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3 Ways Cold Weather Could Damage Your Concrete Driveway


Cold Weather Could Damage Your Concrete Driveway

Notice any problems with the concrete in the picture above? That's right: it's cracked. While concrete is the strongest, most durable material used for commercial driveways, it’s still susceptible to the elements – especially during the winter when the temperatures plummet. Damaged concrete is usually frowned upon because of its appearance, but it can also be dangerous to vehicles and pedestrians alike. If you own commercial property, any injury or accident on your concrete can result in a series of liability claims.


Cold Weather Damage: The Freeze-Thaw Cycle

Cold temperatures aren’t damaging your concrete – moisture is the true killer. Any kind of moisture, whether it’s rain, snow, sleet, or water vapor seeps into the pores and cracks of your concrete. When temperatures drop below freezing, the moisture inside of your concrete freezes and expands. This can discolor the concrete, cause cracking, and create structural issues.


3 Ways Cold Weather Can Damage Your Concrete

Snow and ice can severely damage your concrete when left sitting on the surface.


1. Scaling

Scaling generally occurs when concrete is exposed to extremely cold temperatures, large amounts of moisture due to snowfall, and back-to-back freeze-thaw cycles for long periods of time. Scaling essentially peels off the top layer of your concrete in small flakes. Severe scaling results in peeling in the deeper layers of the concrete, structurally compromising it.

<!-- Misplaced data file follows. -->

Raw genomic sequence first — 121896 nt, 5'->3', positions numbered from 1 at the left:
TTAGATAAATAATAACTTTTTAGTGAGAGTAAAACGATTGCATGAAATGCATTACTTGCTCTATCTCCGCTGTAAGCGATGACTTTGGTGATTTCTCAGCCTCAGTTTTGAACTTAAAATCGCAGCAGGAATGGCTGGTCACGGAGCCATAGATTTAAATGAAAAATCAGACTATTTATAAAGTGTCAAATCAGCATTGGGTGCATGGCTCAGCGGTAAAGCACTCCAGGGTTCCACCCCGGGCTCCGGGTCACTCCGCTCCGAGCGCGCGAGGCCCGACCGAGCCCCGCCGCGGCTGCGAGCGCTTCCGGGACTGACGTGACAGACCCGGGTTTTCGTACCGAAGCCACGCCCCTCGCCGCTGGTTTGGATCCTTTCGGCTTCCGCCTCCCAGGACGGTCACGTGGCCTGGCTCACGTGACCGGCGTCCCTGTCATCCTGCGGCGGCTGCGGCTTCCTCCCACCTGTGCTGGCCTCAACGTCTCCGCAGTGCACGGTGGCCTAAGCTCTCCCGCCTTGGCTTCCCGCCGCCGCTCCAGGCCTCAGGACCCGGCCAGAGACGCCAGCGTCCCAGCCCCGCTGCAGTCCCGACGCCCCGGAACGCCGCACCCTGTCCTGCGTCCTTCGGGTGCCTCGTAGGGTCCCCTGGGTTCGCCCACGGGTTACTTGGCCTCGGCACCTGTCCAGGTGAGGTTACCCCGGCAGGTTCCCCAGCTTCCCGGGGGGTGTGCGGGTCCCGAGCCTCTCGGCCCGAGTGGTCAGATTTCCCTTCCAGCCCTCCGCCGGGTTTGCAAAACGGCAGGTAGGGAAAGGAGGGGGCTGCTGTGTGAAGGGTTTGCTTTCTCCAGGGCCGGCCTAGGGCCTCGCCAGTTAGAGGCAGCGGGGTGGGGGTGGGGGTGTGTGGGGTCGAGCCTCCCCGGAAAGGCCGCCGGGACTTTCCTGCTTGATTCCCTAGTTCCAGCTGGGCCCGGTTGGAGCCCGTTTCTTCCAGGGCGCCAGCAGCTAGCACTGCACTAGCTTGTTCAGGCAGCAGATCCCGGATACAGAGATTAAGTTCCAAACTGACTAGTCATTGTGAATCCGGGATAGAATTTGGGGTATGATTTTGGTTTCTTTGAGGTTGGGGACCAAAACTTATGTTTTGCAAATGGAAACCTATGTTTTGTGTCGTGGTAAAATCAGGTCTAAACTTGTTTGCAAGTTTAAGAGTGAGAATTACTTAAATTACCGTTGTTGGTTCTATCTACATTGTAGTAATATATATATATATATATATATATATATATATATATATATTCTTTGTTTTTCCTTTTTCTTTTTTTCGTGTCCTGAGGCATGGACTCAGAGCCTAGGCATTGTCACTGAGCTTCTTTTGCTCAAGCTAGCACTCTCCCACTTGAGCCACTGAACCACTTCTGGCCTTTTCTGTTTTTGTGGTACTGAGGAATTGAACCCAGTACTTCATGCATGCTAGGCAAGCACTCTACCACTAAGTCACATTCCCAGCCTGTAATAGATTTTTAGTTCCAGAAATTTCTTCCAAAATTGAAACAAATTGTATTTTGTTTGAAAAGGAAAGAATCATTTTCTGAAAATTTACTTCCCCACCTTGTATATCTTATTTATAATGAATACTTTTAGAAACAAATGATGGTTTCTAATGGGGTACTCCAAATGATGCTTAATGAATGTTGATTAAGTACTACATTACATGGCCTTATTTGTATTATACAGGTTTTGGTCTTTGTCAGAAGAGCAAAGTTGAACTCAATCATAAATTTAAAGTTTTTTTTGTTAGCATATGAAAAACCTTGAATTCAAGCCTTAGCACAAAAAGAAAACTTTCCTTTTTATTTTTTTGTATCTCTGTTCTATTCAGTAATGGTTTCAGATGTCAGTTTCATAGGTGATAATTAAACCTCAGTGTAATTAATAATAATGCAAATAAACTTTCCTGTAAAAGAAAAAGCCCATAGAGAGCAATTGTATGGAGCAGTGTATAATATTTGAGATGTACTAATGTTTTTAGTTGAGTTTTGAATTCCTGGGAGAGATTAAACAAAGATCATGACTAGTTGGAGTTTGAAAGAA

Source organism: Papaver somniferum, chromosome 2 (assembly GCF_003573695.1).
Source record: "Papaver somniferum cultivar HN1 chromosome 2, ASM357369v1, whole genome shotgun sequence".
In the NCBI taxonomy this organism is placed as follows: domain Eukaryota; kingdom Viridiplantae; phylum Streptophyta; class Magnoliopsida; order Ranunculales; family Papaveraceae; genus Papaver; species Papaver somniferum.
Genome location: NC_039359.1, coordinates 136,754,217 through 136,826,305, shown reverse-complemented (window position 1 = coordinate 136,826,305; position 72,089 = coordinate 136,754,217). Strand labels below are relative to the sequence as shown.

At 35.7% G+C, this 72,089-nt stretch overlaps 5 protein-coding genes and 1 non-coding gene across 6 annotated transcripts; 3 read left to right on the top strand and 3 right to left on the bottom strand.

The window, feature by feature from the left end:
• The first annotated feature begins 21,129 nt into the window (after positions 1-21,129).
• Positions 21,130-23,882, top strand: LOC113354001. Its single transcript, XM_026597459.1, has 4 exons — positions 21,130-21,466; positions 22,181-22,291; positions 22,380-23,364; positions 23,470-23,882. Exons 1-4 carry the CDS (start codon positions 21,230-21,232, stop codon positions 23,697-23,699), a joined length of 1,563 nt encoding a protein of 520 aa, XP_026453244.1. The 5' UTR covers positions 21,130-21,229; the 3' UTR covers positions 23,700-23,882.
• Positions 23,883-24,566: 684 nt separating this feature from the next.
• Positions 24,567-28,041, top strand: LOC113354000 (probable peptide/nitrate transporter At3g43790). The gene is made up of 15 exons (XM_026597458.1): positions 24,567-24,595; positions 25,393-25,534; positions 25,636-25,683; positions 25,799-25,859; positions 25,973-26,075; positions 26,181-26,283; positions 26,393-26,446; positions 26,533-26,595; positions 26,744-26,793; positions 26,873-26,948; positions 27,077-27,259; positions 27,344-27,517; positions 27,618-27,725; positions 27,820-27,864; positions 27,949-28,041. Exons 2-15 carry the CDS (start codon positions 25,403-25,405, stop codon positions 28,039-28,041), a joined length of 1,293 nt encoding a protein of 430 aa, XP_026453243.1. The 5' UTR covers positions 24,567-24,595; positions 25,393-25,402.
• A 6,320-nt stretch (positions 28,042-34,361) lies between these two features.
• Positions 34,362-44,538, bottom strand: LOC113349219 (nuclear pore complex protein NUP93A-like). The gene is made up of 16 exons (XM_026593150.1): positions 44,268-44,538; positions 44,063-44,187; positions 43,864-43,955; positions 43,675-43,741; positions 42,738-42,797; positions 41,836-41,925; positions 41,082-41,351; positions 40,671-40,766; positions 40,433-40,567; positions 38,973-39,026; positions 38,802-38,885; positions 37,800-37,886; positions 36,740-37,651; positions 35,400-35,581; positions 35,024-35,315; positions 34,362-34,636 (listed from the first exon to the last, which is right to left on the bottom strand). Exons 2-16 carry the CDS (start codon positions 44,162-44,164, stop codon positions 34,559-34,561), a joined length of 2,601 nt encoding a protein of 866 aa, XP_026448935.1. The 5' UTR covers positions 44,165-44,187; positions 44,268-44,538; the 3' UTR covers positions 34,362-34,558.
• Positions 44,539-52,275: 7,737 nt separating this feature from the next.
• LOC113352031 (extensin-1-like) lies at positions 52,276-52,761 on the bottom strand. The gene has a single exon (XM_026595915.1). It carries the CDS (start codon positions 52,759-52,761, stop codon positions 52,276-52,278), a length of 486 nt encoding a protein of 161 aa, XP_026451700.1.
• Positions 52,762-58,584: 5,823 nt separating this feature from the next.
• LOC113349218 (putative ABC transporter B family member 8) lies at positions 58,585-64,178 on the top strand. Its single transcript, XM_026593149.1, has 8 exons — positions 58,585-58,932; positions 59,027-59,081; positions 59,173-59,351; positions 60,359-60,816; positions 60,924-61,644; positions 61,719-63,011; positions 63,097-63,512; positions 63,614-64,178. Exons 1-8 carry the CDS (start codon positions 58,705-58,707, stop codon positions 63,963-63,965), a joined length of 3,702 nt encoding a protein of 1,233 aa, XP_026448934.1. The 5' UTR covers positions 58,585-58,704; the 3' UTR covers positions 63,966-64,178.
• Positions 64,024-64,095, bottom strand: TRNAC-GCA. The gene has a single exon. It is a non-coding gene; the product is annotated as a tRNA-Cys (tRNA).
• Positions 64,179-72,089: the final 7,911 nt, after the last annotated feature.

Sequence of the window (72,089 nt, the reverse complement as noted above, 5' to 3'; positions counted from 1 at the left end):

2. Spalling

When concrete is installed, contractors place steel components within the structure to keep it sturdy and in place. With low temperatures and snowfall causing repetitive freeze-thaw cycles, these steel components become corroded and expanded. This expansion pressure causes your concrete to delaminate and risks chances of spalling and deterioration.


3. Cracking

Cracking is a product of freezing temperatures and inadequate concrete mixtures. When snow falls on the surface of your concrete without removal, it eventually melts into water and penetrates the pores of the surface. Once inside the concrete, the water freezes again due to freeze-thaw cycle, creating ice expansion within the concrete. This pressure can turn into extreme cracking without a reliable concrete mixture.


4. Preventing Cold Weather Concrete Damage

The best defensive against concrete damage is to properly prepare your surface before winter. At Wright Construction, we recommend contacting our company for a high-quality concrete sealing service. A professionally performed seal acts as a barrier between the concrete, moisture, and freezing temperatures, therefore eliminating the freeze-thaw cycle’s effects on your surface. Sealants only have to be applied every 2 to 3 years, but if you’re wanting to play it safe, we’re happy to reseal your concrete surface on an annual basis.


5. Preventing Snowfall Damage

Aside from having your concrete professionally sealed, it’s also important to stay on top of snowfall removal. Shovel or plow your snow with a machine, but never use metal tools to chip away at frozen patches – this could crack your concrete. Keeping snow and slush off your concrete reduces the risk of damage! Avoid using rock salt on your surface. The calcium hydroxide in concrete reacts poorly with calcium chloride found in salt, causing premature cracking and crumbling. Use alternative de-icing materials like magnesium chloride, kitty litter, coffee grounds, or alfalfa meal.

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